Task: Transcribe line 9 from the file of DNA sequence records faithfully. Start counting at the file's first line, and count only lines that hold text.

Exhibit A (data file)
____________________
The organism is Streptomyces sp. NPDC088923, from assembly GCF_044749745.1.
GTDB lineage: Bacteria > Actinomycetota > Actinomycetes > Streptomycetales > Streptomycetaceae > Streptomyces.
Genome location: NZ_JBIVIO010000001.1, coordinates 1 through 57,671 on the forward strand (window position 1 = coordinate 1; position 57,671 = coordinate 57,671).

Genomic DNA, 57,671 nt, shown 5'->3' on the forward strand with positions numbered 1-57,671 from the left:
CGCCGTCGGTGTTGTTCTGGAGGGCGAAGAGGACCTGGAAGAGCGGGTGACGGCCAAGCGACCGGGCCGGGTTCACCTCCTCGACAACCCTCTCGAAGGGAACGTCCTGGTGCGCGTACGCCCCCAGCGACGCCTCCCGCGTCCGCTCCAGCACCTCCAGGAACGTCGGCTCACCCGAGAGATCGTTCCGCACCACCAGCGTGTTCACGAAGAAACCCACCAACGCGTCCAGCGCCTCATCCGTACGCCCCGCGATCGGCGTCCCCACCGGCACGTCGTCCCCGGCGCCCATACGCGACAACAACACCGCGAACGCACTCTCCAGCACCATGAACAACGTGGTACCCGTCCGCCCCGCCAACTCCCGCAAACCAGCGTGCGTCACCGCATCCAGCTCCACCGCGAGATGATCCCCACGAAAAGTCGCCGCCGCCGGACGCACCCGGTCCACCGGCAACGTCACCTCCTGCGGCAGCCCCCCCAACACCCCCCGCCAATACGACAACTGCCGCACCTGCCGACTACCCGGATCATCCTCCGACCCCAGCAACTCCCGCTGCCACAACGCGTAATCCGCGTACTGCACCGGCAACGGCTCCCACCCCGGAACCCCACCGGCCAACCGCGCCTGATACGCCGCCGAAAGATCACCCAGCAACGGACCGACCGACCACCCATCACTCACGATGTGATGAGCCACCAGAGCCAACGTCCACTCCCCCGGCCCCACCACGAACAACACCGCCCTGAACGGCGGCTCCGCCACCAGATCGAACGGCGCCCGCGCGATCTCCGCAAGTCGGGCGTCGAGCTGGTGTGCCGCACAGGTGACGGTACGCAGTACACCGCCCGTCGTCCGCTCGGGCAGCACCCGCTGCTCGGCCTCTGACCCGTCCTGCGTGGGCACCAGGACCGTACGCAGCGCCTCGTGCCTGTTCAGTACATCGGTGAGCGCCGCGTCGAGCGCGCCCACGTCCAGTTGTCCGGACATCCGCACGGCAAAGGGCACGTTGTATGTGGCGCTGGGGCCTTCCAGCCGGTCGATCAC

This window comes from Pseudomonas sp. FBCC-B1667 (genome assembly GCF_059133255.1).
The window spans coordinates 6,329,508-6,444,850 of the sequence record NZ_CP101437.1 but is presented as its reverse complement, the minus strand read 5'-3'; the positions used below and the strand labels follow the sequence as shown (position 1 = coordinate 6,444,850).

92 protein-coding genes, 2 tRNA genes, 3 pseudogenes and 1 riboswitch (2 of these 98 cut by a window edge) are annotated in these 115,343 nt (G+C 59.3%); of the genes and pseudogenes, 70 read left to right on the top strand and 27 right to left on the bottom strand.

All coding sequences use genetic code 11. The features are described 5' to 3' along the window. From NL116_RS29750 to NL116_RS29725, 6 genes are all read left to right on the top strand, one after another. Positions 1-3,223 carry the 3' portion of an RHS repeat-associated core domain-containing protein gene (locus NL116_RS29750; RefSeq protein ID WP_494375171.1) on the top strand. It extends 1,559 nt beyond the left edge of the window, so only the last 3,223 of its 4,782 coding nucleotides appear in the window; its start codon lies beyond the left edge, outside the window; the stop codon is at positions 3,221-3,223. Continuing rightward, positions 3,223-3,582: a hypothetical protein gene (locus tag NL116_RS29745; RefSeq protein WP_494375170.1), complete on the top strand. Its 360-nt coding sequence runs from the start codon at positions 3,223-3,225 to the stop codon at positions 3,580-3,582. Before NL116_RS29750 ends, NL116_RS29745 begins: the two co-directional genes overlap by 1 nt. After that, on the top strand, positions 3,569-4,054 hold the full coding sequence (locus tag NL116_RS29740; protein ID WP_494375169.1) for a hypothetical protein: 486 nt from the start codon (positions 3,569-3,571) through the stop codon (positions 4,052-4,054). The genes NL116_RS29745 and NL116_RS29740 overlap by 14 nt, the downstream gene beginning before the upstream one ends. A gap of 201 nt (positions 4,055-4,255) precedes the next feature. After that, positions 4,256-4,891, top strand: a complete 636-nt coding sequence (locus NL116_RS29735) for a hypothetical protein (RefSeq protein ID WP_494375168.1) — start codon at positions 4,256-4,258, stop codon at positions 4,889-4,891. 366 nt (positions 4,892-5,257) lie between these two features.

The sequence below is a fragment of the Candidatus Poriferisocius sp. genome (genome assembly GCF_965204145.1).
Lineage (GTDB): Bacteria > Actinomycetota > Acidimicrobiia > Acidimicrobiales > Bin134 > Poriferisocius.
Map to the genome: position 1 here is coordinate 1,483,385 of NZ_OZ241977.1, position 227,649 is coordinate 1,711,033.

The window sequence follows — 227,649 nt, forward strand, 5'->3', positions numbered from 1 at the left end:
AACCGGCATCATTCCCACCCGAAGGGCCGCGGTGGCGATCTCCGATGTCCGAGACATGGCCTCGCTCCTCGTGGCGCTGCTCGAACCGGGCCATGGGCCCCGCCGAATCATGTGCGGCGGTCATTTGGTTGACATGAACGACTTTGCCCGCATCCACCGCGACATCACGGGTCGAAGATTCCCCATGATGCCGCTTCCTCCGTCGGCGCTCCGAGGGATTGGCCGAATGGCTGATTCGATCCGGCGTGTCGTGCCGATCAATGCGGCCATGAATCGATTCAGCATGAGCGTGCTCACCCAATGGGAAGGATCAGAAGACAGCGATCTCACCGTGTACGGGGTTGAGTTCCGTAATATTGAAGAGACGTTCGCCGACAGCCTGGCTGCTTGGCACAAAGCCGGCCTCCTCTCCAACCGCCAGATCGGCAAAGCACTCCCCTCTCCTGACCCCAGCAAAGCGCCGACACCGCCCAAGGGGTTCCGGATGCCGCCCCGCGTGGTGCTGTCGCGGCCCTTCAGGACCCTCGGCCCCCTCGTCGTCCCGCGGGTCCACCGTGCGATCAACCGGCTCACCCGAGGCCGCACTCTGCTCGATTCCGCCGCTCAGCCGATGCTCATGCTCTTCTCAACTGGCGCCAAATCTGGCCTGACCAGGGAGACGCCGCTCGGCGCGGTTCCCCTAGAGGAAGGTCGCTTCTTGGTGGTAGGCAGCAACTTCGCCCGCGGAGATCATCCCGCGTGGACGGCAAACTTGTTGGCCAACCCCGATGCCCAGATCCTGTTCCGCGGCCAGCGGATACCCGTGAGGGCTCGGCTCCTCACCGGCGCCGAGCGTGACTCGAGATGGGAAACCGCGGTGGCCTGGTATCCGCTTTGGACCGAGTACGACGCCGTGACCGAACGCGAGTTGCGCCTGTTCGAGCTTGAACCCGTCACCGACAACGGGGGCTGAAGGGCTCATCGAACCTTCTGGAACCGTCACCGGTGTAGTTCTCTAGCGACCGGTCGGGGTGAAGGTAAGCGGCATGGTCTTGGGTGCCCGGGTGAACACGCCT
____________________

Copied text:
All coding sequences use genetic code 11. The features are described 5' to 3' along the window. From NL116_RS29750 to NL116_RS29725, 6 genes are all read left to right on the top strand, one after another. Positions 1-3,223 carry the 3' portion of an RHS repeat-associated core domain-containing protein gene (locus NL116_RS29750; RefSeq protein ID WP_494375171.1) on the top strand. It extends 1,559 nt beyond the left edge of the window, so only the last 3,223 of its 4,782 coding nucleotides appear in the window; its start codon lies beyond the left edge, outside the window; the stop codon is at positions 3,221-3,223. Continuing rightward, positions 3,223-3,582: a hypothetical protein gene (locus tag NL116_RS29745; RefSeq protein WP_494375170.1), complete on the top strand. Its 360-nt coding sequence runs from the start codon at positions 3,223-3,225 to the stop codon at positions 3,580-3,582. Before NL116_RS29750 ends, NL116_RS29745 begins: the two co-directional genes overlap by 1 nt. After that, on the top strand, positions 3,569-4,054 hold the full coding sequence (locus tag NL116_RS29740; protein ID WP_494375169.1) for a hypothetical protein: 486 nt from the start codon (positions 3,569-3,571) through the stop codon (positions 4,052-4,054). The genes NL116_RS29745 and NL116_RS29740 overlap by 14 nt, the downstream gene beginning before the upstream one ends. A gap of 201 nt (positions 4,055-4,255) precedes the next feature. After that, positions 4,256-4,891, top strand: a complete 636-nt coding sequence (locus NL116_RS29735) for a hypothetical protein (RefSeq protein ID WP_494375168.1) — start codon at positions 4,256-4,258, stop codon at positions 4,889-4,891. 366 nt (positions 4,892-5,257) lie between these two features.